New Legislation Could Allow Certain Agencies to Access Online Accounts Without Warrants

New Legislation Could Allow Certain Agencies to Access Online Accounts Without Warrants

November 20th, 2012
Sen. Patrick Leahy previously said his bill boosts Americans' e-mail privacy protections by "requiring that the government obtain a search warrant." That's no longer the case. (Credit: U.S. Senate)

A Senate proposal touted as protecting Americans' e-mail privacy has been quietly rewritten, giving government agencies more surveillance power than they possess under current law. CNET has learned that Patrick Leahy, the influential Democratic chairman of the Senate Judiciary committee, has dramatically reshaped his legislation in response to law enforcement concerns. A vote on his bill, which now authorizes warrantless access to Americans' e-mail, is scheduled for next week.

 

 
  • Grants warrantless access to Americans' electronic correspondence to over 22 federal agencies. Only a subpoena is required, not a search warrant signed by a judge based on probable cause.
  • Permits state and local law enforcement to warrantlessly access Americans' correspondence stored on systems not offered "to the public," including university networks.
  • Authorizes any law enforcement agency to access accounts without a warrant -- or subsequent court review -- if they claim "emergency" situations exist.
  • Says providers "shall notify" law enforcement in advance of any plans to tell their customers that they've been the target of a warrant, order, or subpoena. 
  • Delays notification of customers whose accounts have been accessed from 3 days to "10 business days." This notification can be postponed by up to 360 days.
 
Leahy's rewritten bill would allow more than 22 agencies -- including the Securities and Exchange Commission and the Federal Communications Commission -- to access Americans' e-mail, Google Docs files, Facebook wall posts, and Twitter direct messages without a search warrant. It also would give the FBI and Homeland Security more authority, in some circumstances, to gain full access to Internet accounts without notifying either the owner or a judge.
 
An aide to the Senate Judiciary committee told CNET that because discussions with interested parties are ongoing, it would be premature to comment on the legislation.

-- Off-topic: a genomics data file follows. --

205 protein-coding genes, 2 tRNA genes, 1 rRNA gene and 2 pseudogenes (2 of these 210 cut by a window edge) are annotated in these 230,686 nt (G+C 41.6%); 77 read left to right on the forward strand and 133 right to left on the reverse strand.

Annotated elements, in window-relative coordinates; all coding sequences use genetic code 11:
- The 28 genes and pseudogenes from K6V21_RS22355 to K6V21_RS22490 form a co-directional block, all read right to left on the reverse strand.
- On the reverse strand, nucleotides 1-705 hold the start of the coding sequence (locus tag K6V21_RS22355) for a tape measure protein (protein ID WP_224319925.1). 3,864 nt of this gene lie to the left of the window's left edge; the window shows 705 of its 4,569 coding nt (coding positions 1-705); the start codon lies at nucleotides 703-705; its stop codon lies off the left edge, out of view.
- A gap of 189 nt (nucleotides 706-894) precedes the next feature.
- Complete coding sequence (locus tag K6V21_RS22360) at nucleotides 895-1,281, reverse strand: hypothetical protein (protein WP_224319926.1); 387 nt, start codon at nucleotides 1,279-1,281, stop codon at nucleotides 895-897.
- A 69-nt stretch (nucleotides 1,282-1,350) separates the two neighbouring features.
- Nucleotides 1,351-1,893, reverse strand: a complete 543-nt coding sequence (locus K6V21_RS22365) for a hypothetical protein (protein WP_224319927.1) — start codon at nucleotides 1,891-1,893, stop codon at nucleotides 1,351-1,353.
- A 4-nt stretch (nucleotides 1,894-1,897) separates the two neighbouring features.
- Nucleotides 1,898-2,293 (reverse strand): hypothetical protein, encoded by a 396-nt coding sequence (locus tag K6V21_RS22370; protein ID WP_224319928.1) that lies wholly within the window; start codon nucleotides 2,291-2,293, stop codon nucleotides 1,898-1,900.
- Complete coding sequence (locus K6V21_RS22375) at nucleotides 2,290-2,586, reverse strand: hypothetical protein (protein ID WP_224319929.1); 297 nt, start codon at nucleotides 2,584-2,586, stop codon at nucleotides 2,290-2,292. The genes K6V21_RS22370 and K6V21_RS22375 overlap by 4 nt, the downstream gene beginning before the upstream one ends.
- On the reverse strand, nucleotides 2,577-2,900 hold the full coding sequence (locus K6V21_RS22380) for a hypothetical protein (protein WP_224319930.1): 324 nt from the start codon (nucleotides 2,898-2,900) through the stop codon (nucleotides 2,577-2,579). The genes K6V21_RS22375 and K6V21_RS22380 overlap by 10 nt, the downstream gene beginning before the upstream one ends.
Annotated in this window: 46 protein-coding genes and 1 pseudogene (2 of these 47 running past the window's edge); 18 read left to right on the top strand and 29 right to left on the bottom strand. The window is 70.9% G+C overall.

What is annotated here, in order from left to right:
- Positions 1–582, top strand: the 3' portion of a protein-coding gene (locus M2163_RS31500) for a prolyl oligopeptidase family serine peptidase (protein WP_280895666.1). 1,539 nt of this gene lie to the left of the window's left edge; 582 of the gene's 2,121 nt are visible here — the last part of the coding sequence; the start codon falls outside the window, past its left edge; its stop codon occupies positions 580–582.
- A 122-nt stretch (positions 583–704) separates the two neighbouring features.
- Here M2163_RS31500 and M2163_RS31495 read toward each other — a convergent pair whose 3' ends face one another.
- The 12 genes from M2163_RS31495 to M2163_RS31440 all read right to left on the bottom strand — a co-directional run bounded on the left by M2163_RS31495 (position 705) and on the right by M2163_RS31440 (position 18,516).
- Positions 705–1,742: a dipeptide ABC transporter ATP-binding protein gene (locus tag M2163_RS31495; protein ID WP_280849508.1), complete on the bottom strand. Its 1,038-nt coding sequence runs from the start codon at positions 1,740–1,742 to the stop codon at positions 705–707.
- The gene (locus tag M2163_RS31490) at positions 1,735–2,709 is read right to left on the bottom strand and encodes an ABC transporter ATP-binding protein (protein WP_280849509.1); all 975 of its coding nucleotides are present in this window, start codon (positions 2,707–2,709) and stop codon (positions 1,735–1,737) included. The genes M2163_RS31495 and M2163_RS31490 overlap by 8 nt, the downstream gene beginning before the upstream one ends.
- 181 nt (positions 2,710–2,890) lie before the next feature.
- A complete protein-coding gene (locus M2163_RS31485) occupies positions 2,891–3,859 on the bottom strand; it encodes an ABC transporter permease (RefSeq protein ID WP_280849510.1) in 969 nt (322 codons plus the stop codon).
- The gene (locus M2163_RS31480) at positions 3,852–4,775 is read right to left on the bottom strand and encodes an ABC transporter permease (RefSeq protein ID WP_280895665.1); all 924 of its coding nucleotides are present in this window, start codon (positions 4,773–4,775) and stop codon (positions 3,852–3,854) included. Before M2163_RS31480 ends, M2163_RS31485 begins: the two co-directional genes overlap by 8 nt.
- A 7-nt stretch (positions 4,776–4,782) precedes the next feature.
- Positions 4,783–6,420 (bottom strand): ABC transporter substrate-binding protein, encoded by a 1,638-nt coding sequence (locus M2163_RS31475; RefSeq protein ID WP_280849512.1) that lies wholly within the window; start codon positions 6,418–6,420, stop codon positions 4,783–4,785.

Markham Erickson, a lawyer in Washington, D.C. who has followed the topic closely and said he was speaking for himself and not his corporate clients, expressed concerns about the alphabet soup of federal agencies that would be granted more power:
 
"There is no good legal reason why federal regulatory agencies such as the NLRB, OSHA, SEC or FTC need to access customer information service providers with a mere subpoena. If those agencies feel they do not have the tools to do their jobs adequately, they should work with the appropriate authorizing committees to explore solutions. The Senate Judiciary committee is really not in a position to adequately make those determinations. "
 
This is a bitter setback for Internet companies and a liberal-conservative-libertarian coalition, which had hoped to convince Congress to update the 1986 Electronic Communications Privacy Act to protect documents stored in the cloud. Leahy glued those changes onto an unrelated privacy-related bill supported by Netflix.
 
Judges already have been wrestling with how to apply the Fourth Amendment to an always-on, always-connected society. Earlier this year, the U.S. Supreme Court ruled that police needed a search warrant for GPS tracking of vehicles. Some courts have ruled that warrantless tracking of Americans' cell phones, another coalition concern, is unconstitutional.
 
The FBI and other law enforcement agencies already must obtain warrants for e-mail in Kentucky, Michigan, Ohio, and Tennessee, thanks to a ruling by the 6th Circuit Court of Appeals in 2010.
 

 

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